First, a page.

And here they marked Macedonia this week, where the central ceremony — the main event — was held:

The ceremony in Skopje, Macedonia was attended by both Albania’s president Sali Berisha and Kosovo’s “prime minister” Thaci. Why?

Gray Falcon’s Nebojsa Malic remarked:

Imagine Mexico had its central national day ceremony in San Antonio. I imagine it would go rather well with the Texans?

There is no Macedonia. No country can be this humiliated and still considered existing.

Balkan Insight, meanwhile, blamed Macedonians for “offending Albanians” by not coming to the Tirana ceremony.

See his short blog on the matter “Monument to Evil.”

Air Arabia takes off to Prishtina, Kosovo (Nov. 29)

Air Arabia, the low-cost pioneer in the Middle East and North Africa, today officially inaugurated its service to Prishtina, Republic of Kosovo, and became the first UAE airline to operate scheduled flights to the country.

Flight G90241 took off from Sharjah International Airport today at 09:30am. Arabia will offer two weekly services between Sharjah and Prishtina, with flights operating on Mondays and Thursdays.

“Air Arabia is delighted to touch down in Prishtina and became the first UAE carrier to offer s scheduled service to Kosovo,” said Adel Ali, Group Chief Executive Officer, Air Arabia. “We are confident that our service to Prishtina will further contribute to the ever growing ties between the Republic of Kosovo and the United Arab Emirates. Additionally, the launch of two direct flights from Sharjah will offer customers a unique value driven product, while rapidly expanding our network in Eastern Europe.”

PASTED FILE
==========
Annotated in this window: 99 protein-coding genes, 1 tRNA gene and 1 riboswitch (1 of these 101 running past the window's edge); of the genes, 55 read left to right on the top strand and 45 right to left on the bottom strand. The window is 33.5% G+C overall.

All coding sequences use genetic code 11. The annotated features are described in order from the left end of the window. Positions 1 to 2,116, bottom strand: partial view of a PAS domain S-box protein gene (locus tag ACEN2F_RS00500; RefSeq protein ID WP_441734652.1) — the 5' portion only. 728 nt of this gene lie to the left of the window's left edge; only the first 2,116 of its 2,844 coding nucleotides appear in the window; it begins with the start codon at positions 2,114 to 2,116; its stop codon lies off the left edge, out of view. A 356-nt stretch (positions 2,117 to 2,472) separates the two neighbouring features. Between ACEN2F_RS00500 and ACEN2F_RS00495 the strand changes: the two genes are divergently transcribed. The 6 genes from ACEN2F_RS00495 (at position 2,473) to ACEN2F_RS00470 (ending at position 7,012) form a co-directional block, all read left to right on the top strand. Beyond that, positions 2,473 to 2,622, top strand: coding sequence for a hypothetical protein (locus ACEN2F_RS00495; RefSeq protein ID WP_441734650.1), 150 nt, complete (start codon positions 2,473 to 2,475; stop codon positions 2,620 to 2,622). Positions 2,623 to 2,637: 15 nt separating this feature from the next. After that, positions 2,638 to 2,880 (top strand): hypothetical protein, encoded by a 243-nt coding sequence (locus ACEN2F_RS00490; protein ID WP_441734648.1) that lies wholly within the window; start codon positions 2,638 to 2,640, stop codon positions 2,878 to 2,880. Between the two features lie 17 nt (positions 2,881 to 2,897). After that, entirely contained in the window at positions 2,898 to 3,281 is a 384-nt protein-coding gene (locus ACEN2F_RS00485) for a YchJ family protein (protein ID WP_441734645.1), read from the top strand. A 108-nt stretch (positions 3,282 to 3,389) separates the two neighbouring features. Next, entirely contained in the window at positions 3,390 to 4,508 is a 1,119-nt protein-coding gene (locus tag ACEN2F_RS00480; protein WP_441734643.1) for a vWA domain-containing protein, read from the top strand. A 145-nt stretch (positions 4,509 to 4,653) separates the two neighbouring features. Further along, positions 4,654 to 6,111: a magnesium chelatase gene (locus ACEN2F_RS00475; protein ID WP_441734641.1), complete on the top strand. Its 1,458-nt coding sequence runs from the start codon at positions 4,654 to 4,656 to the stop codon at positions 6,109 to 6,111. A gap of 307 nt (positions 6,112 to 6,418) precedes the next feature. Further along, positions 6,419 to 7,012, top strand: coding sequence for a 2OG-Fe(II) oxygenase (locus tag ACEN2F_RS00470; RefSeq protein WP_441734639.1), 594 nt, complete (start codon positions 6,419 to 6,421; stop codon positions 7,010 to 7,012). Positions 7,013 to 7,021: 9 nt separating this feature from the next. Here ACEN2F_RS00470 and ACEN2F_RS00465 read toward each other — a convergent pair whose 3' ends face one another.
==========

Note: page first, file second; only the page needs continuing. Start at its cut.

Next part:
With an average age of 25, Kosovo has one of the youngest populations in Europe.

[Like I always point out, that’s called a profile.]

Prishtina, the nation’s capital and largest city, is located near to the Shar Mountains and is famed for its cafes, markets and historical landmarks. [Which until a few years ago, were historically Serbian landmarks.]

Crisis in Europe echoes split in Balkan states (Nov. 28)